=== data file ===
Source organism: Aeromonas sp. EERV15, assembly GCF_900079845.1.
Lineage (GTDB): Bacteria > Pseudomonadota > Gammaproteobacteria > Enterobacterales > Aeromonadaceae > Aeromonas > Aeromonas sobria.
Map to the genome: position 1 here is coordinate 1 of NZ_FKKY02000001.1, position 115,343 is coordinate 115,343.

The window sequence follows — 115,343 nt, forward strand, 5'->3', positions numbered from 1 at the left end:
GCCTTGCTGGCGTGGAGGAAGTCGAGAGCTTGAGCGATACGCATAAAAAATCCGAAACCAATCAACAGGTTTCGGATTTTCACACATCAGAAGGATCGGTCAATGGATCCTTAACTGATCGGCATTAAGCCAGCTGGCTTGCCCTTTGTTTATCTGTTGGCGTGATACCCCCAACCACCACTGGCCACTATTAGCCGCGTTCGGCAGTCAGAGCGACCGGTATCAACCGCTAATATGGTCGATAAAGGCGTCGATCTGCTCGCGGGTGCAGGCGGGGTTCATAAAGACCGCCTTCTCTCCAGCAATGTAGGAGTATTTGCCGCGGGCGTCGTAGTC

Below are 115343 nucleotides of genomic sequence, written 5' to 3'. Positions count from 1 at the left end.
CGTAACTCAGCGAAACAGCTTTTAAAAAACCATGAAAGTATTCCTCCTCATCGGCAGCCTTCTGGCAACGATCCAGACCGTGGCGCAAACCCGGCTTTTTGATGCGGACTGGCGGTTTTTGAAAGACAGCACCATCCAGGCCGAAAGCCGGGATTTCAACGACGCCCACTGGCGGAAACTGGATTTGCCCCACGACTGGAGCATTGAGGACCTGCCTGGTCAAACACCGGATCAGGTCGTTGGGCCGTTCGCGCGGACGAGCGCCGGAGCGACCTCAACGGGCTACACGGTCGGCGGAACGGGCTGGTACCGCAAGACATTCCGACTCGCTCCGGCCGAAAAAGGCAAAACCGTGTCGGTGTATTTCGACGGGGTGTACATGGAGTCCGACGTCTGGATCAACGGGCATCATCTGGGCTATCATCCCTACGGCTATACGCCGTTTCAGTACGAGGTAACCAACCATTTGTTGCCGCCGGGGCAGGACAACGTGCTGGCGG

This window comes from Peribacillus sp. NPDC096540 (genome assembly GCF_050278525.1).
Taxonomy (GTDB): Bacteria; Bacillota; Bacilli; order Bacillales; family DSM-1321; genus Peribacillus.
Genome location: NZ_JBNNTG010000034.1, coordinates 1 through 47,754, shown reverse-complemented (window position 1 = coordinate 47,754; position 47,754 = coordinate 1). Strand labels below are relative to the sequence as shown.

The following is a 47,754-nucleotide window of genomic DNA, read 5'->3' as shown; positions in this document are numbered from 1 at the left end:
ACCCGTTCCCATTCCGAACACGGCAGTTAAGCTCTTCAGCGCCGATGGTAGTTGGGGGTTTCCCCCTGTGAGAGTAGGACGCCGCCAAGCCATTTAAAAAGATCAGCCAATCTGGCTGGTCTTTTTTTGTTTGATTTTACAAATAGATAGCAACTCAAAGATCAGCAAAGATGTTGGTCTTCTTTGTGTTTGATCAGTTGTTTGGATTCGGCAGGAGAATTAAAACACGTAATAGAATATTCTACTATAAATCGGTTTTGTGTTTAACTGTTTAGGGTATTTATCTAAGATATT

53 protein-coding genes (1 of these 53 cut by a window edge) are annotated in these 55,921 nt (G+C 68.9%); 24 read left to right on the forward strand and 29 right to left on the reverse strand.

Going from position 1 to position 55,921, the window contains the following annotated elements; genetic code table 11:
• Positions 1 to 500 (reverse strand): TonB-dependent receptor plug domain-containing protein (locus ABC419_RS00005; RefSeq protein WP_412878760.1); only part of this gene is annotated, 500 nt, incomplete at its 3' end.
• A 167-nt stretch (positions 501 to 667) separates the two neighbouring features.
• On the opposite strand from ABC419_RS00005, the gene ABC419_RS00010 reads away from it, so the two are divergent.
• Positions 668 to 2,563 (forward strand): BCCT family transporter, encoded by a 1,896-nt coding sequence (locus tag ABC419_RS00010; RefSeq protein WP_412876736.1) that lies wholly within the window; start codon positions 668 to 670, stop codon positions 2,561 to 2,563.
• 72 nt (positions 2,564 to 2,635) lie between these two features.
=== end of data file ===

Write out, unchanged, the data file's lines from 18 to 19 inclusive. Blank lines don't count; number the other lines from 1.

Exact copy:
• Positions 668 to 2,563 (forward strand): BCCT family transporter, encoded by a 1,896-nt coding sequence (locus tag ABC419_RS00010; RefSeq protein WP_412876736.1) that lies wholly within the window; start codon positions 668 to 670, stop codon positions 2,561 to 2,563.
• 72 nt (positions 2,564 to 2,635) lie between these two features.